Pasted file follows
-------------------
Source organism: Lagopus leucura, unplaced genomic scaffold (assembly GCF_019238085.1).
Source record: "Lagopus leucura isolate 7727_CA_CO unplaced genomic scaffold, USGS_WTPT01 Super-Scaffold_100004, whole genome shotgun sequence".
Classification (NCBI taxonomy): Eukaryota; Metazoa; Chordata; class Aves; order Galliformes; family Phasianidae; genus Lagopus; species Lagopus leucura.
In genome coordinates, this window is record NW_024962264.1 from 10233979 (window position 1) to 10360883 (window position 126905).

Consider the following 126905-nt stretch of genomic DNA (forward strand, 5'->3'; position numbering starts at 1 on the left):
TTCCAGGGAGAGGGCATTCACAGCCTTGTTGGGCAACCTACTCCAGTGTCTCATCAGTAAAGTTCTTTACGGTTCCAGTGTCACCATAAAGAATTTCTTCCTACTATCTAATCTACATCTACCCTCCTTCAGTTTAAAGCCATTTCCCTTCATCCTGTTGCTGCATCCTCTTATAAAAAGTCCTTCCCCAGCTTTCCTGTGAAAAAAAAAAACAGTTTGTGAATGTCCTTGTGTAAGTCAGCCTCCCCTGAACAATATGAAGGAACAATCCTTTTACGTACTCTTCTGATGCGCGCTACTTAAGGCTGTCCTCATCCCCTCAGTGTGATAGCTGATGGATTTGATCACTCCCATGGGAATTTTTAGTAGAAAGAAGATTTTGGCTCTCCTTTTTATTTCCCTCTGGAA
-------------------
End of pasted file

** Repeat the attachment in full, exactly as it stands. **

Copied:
Source organism: Lagopus leucura, unplaced genomic scaffold (assembly GCF_019238085.1).
Source record: "Lagopus leucura isolate 7727_CA_CO unplaced genomic scaffold, USGS_WTPT01 Super-Scaffold_100004, whole genome shotgun sequence".
Classification (NCBI taxonomy): Eukaryota; Metazoa; Chordata; class Aves; order Galliformes; family Phasianidae; genus Lagopus; species Lagopus leucura.
In genome coordinates, this window is record NW_024962264.1 from 10233979 (window position 1) to 10360883 (window position 126905).

Consider the following 126905-nt stretch of genomic DNA (forward strand, 5'->3'; position numbering starts at 1 on the left):
TTCCAGGGAGAGGGCATTCACAGCCTTGTTGGGCAACCTACTCCAGTGTCTCATCAGTAAAGTTCTTTACGGTTCCAGTGTCACCATAAAGAATTTCTTCCTACTATCTAATCTACATCTACCCTCCTTCAGTTTAAAGCCATTTCCCTTCATCCTGTTGCTGCATCCTCTTATAAAAAGTCCTTCCCCAGCTTTCCTGTGAAAAAAAAAAACAGTTTGTGAATGTCCTTGTGTAAGTCAGCCTCCCCTGAACAATATGAAGGAACAATCCTTTTACGTACTCTTCTGATGCGCGCTACTTAAGGCTGTCCTCATCCCCTCAGTGTGATAGCTGATGGATTTGATCACTCCCATGGGAATTTTTAGTAGAAAGAAGATTTTGGCTCTCCTTTTTATTTCCCTCTGGAA